The programme can monitor absolutely everything on its victims’ devices, from all the data on their phones, recording of phone calls and conversations to spontaneous activation of the camera and microphone. Investigative work by 17 renowned international media outlets such as CNN, The New York Times, Reuters and AFP revealed that Hungary has spied on a number of critics of the regime in this way, including members of one of Hungary’s last independent news outlets, Direkt36. Two journalists who have long been doing investigative work on Orbán’s Fidesz party have both had PEGASUS activity confirmed in their phones.
I believe I do not need to explain to anyone that spying on independent journalists and the opposition through military technology is way too far over the line in any democratic society. By these actions, Viktor Orbán has once again demonstrated that he does not care about freedom of speech, but only about the interests of his own party, which enables him to deny even the most basic democratic principles, such as the freedom of the press. So when the whole issue of the surveillance of the opposition came to light, he quickly tried to drown it out by calling a referendum on the openly sexist LGBTIQ law that we wrote about last month.
How to stop journalists? Threats in court and physical attacks
Attacks on journalists are sadly not uncommon in the European Union. Investigative journalists in particular are constantly under an avalanche of threats, smear campaigns, psychological and physical harassment, or even physical assault. This is happening, for example, in Slovenia, where Prime Minister Janez Janša prides himself on slandering ‘troublesome journalists’. There are also cases of willful murder, as in the case of the Maltese journalist Daphne Caruana Galizia – responsibility for whose murder lies even with the Maltese Government. This year alone, two prominent journalists have already been murdered in Greece and the Netherlands while covering corruption.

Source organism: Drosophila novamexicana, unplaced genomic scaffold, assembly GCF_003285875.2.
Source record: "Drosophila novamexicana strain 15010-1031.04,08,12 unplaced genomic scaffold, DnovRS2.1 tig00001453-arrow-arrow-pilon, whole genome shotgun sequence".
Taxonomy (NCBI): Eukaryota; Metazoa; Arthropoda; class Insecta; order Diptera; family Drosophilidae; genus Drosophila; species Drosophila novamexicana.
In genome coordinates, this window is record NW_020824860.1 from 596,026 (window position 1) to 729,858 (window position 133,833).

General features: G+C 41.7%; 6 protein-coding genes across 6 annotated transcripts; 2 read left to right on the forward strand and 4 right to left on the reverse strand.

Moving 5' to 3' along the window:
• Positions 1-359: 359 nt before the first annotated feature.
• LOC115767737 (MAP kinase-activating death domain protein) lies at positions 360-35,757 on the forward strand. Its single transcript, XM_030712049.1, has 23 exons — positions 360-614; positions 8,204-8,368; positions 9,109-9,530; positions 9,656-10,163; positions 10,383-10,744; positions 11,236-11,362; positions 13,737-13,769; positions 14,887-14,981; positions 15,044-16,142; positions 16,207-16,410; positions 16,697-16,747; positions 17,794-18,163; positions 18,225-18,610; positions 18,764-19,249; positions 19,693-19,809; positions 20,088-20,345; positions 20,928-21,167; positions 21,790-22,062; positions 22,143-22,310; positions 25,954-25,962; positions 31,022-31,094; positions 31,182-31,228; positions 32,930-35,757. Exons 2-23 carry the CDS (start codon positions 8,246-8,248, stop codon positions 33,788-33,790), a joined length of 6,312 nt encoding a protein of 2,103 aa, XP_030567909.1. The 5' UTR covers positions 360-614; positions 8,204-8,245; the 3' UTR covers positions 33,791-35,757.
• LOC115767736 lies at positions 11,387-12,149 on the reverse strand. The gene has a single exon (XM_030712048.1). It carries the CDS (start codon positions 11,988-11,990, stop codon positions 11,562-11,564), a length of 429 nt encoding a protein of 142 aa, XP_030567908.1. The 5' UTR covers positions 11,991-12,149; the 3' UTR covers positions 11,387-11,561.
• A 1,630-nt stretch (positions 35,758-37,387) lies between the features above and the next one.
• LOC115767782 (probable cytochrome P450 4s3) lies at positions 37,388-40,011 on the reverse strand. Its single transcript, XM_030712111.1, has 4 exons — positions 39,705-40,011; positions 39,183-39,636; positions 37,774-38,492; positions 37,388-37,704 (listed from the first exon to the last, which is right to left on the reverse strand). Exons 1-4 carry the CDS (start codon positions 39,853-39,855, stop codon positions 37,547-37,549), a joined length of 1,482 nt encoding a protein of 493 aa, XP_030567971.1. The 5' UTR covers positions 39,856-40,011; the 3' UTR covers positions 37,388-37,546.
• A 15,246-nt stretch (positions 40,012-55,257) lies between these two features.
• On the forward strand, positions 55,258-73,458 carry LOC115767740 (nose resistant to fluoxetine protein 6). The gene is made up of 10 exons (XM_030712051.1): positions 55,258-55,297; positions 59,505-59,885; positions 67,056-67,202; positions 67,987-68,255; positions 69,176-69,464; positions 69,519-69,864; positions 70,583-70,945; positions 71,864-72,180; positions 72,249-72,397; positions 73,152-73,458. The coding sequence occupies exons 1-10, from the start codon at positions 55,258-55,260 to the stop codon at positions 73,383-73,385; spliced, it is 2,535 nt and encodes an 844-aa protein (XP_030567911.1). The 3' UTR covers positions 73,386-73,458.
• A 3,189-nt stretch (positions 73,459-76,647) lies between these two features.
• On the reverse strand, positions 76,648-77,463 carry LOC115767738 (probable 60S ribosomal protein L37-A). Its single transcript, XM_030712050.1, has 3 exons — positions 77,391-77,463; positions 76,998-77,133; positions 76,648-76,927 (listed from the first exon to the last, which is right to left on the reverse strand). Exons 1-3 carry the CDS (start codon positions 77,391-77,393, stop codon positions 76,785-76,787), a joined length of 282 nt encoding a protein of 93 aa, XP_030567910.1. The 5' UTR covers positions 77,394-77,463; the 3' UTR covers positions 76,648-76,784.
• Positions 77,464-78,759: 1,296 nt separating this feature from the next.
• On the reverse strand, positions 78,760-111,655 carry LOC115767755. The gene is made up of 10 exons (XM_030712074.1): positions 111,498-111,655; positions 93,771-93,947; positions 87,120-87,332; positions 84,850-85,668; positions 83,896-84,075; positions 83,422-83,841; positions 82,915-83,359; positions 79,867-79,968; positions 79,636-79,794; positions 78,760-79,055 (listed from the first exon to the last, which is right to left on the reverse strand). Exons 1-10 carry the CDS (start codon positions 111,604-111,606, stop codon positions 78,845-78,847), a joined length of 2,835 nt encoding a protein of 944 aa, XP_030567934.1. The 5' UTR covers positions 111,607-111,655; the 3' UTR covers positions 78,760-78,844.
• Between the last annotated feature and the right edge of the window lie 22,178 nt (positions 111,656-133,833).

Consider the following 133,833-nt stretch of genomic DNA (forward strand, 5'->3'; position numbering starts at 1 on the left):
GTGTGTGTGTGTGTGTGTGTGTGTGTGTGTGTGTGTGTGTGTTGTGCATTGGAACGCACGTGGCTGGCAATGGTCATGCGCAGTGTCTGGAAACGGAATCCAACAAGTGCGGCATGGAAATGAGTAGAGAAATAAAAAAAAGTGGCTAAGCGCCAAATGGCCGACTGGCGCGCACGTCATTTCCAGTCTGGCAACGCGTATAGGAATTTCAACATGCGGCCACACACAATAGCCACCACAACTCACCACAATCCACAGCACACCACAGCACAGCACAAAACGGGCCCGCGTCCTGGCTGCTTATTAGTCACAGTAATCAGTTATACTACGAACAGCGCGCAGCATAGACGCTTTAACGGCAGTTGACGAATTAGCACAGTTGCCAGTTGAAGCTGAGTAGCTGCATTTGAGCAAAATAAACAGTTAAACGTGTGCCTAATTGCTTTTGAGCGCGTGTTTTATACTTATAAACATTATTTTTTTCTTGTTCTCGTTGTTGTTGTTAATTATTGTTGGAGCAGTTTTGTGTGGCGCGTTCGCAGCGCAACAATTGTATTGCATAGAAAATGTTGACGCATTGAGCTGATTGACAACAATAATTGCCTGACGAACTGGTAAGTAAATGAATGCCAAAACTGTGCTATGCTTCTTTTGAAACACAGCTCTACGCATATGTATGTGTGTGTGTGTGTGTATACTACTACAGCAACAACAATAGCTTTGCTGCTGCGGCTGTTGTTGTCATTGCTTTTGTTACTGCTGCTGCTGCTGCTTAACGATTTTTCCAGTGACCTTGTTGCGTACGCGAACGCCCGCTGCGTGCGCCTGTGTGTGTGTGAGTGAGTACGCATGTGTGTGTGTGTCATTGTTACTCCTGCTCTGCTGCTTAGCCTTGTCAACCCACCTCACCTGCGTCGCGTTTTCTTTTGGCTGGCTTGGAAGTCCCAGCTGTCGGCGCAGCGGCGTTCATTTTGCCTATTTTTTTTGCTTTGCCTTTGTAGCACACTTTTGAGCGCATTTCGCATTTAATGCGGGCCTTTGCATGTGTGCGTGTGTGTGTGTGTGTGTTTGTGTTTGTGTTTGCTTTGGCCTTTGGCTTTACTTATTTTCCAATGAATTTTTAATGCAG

One of the most popular and widely used tactics to silence journalists across Europe is the so-called ‘SLAPP suits’, or strategic lawsuits targeting journalists to suppress their efforts to inform the public. Powerful and wealthy individuals ‘shower’ journalists with plethora of lawsuits that can drag on for years and cost journalists an enormous amount of money and energy. The goal of these lawsuits is not to win over the journalists in court, but to put the journalists under pressure that makes them refrain from informing the public. It is a highly effective way of silencing journalists, who logically cannot afford protracted litigations.
The use of strategic lawsuits is far from uncommon. For example, the aforementioned Maltese journalist, according to the court, was to face as many as 19 defamation suits. In Croatia, strategic lawsuits have a major impact on media output and on the work of independent journalists. In Poland, since the rise of the conservative PiS party, over 55 legal threats and lawsuits, have been filed against Poland’s second largest newspaper, some directly by members of the ruling party.
Freedom of the press should be a priority in the European Union
Freedom of the press and the protection of journalists should be a common standard in the European Union. In order to preserve it, the European Union should use all possible instruments, such as conditioning of the funding of Member States by a good condition of rule of law. If journalists are constantly threatened with financial or physical liquidation, there is no guarantee of quality and independence in journalism. The European Union should therefore do more also to protect whistleblowers as well as journalists themselves from both physical and legal attacks.